the chair: the gentleman from new jersey has 12 1/2 minutes. the gentleman from oregon has 12 minutes. mr. pallone: thank you, madam chair. i'd like to yield now a minute and a half to the gentleman from texas, a member of our committee. the chair: the gentleman is recognized for 90 seconds. mr. veasey: thank you, mr. chairman. for really helping deliver on the promise to work for the people by bringing down the costs of prescription drugs for all americans. this is a historic and much-needed piece of legislation and i'm proud to be a member of the energy and commerce committee in congress to bring this bill to the floor. this past summer, william of arlington, texas, came into my district office, because like so many americans, william was enrolled in a medicare plan and was concerned with the price of his life-saving prescriptions. william was worried about the price of his generic cholesterol medicine. he had been paying $600 a month, $600 a month when he went to his
local pharmacy to fill his prescription. i'm hearing all this about all these other things, protecting these pharmaceutical drug companies, but why is no one talking about people like william that are having a hard time making ends meet and they just want some relief when it comes to these prescription drug prices? that's who we need to be taking care of and defending in this debate. many seniors across the country are living like william. they're on fixed incomes. they are really having a hard time making ends meet. and forcing them to choose between paying for their prescription drugs and their daily necessities is really unacceptable in our country. that's why i'm proud to stand here with my colleagues today to voice support for h.r. 3, the elijah e. cummings lower drug costs now act. i'm proud this legislation will ensure medicare beneficiaries will be covered on things like vision, dental and hearing benefits. i'm also particularly proud -- the chair: the gentleman's time has expired.
mr. veasey: i just want to thank our chairman again. thank you, mr. chairman. mr. pallone: i yield the gentleman an additional 30 seconds. the chair: the gentleman is recognized. mr. veasey: thank you again. i'm just proud that the version of this bill that will help our low-income residents all across this country will be passed into law. there are so many other things that i could talk about, but i have to tell new closing, there are people that are out there hurting. they are making life and death decisions every day and having to choose between whether or not they're going to eat or pay for their prescription drugs. it's unacceptable in this country. i yield back. thank you. the chair: the gentleman yields back the balance of his time. the gentleman from oregon is recognized. mr. walden: thank you, madam speaker. i want to point out a couple of things. first of all -- things. first of all, what's really unacceptable is to kill off american innovation in this space. we know from the biotech people that are doing this innovation, they have written us saying it will shatter the hopes and dreams of americans waiting for cures.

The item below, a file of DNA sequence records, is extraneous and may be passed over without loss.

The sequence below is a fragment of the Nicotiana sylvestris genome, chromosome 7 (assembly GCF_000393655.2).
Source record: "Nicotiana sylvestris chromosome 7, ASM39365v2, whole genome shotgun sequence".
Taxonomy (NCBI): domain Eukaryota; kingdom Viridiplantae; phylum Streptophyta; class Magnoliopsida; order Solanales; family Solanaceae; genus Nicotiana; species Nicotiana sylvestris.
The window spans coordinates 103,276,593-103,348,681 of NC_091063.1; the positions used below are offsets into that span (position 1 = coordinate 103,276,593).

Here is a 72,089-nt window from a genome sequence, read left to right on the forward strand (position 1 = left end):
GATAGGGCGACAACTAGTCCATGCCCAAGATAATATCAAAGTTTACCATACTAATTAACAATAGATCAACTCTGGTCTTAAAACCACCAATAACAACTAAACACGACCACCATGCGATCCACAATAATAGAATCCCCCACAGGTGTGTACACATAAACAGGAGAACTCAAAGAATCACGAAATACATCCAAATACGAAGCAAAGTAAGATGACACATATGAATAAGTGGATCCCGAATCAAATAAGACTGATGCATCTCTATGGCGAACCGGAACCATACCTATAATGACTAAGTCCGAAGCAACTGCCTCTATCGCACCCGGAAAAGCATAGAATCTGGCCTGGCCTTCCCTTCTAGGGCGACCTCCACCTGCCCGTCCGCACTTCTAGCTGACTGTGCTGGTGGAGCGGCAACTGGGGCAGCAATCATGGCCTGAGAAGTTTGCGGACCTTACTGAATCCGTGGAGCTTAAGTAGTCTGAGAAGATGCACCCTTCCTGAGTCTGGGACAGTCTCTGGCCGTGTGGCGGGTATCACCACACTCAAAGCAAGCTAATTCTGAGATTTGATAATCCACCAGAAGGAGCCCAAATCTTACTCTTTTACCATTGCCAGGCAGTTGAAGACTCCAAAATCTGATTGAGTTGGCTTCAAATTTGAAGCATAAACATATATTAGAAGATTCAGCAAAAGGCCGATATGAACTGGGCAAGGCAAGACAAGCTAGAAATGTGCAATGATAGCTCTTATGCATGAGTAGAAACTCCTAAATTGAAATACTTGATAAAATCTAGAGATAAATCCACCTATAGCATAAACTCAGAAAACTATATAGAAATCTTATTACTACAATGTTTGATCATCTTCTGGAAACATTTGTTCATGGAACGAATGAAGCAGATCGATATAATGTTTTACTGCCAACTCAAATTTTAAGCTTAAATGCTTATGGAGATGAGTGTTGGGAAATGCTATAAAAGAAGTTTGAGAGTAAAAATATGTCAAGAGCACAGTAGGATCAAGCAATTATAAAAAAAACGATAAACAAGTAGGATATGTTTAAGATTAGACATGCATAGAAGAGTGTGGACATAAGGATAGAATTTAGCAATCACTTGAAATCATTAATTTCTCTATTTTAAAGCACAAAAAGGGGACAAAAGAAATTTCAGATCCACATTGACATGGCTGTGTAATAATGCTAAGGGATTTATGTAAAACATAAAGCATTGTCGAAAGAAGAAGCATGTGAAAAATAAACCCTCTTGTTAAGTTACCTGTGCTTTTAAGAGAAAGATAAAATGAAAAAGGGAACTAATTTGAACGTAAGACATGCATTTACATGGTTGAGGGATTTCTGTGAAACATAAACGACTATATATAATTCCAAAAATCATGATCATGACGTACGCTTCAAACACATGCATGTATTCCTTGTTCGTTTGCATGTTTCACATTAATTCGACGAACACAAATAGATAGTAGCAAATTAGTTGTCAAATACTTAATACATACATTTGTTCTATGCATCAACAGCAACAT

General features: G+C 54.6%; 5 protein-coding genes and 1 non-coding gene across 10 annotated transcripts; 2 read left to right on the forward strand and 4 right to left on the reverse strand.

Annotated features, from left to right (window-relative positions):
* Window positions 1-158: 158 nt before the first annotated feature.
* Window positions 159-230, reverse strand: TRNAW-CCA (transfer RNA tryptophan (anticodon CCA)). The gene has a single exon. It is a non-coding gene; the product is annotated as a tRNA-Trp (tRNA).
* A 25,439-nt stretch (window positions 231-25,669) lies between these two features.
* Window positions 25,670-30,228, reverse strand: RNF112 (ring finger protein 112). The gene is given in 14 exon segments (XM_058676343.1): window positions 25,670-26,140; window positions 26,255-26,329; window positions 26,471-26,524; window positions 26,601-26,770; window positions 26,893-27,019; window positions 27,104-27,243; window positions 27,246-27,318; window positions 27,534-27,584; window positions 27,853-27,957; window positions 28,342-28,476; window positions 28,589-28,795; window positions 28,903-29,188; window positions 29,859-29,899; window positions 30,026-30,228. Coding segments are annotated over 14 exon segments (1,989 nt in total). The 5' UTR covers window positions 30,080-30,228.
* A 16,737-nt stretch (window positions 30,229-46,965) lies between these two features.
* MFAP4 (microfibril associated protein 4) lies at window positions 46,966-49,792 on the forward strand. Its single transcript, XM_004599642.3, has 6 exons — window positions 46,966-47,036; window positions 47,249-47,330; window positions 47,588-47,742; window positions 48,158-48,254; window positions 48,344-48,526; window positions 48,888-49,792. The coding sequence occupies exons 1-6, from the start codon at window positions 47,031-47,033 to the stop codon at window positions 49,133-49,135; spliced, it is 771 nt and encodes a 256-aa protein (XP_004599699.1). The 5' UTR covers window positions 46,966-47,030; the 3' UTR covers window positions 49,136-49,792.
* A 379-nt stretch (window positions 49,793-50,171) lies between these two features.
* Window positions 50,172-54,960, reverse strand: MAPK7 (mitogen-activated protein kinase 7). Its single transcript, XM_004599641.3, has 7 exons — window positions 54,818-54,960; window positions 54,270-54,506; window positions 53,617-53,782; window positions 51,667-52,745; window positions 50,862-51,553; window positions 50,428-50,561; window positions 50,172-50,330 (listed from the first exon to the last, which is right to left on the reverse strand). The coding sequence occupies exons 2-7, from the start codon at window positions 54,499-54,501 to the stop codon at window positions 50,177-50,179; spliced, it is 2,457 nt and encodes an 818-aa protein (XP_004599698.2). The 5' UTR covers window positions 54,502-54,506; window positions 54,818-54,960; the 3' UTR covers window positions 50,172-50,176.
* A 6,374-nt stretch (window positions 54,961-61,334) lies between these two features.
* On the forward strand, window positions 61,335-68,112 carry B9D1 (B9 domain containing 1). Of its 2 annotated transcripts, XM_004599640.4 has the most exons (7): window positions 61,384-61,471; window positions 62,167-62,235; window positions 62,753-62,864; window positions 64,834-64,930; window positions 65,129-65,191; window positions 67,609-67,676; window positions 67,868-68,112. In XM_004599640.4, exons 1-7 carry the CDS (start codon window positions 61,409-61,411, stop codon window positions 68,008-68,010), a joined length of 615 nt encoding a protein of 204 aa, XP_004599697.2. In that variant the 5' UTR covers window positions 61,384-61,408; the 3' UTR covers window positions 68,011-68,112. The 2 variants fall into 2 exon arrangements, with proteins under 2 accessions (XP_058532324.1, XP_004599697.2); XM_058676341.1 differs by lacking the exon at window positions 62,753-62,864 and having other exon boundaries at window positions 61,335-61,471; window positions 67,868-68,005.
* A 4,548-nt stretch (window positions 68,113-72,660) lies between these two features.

it will completely upend the ecosystem of innovation. america is where the innovation occurs. we don't think that has to happen to bring down the cost of drugs, which we also support. we also don't think you should end up in a system like this where in these countries that they want to emulate, like australia, canada, france, germany, japan and the united kingdom, all new medications we have here, they only have between 30% and 60%. 27%act, in cancer there are to 50% fewer cancer drugs in these countries. so you get cancer in one of these countries, if you're an american here, you might get a drug that would prolong your life or cure your cancer. these countries, you have a run of 27% to 50% chance you won't get that drug. diabetes, 10% to 50% fewer. rest pritory, 17% to -- respiratory, 17% to 50% fewer. they deny access to care into life-saving, cutting-edge drugs that we innovate. i'd like to recognize the
gentleman from michigan, mr. walberg, a very important member of our committee, for one minute. the chair: the gentleman is recognized for one minute. mr. walberg: i thank the gentleman. madam speaker, as i travel across michigan, i constantly hear about the high cost of prescription drugs. hardworking families are simply paying too much. that's why we need to tackle this issue in a bipartisan way. not try to score political points. sadly, h.r. 3 is a partisan, heavy-handed approach that has no chance of becoming law. let's be honest. government doesn't negotiate. they dictate. this drug pricing scheme will ultimately hurt families, stifle innovation and prevent life-saving cures from becoming available to our friends, our neighbors and families. there's a better approach. a plan that's patient-focused and filled with bipartisan provisions that enjoy support in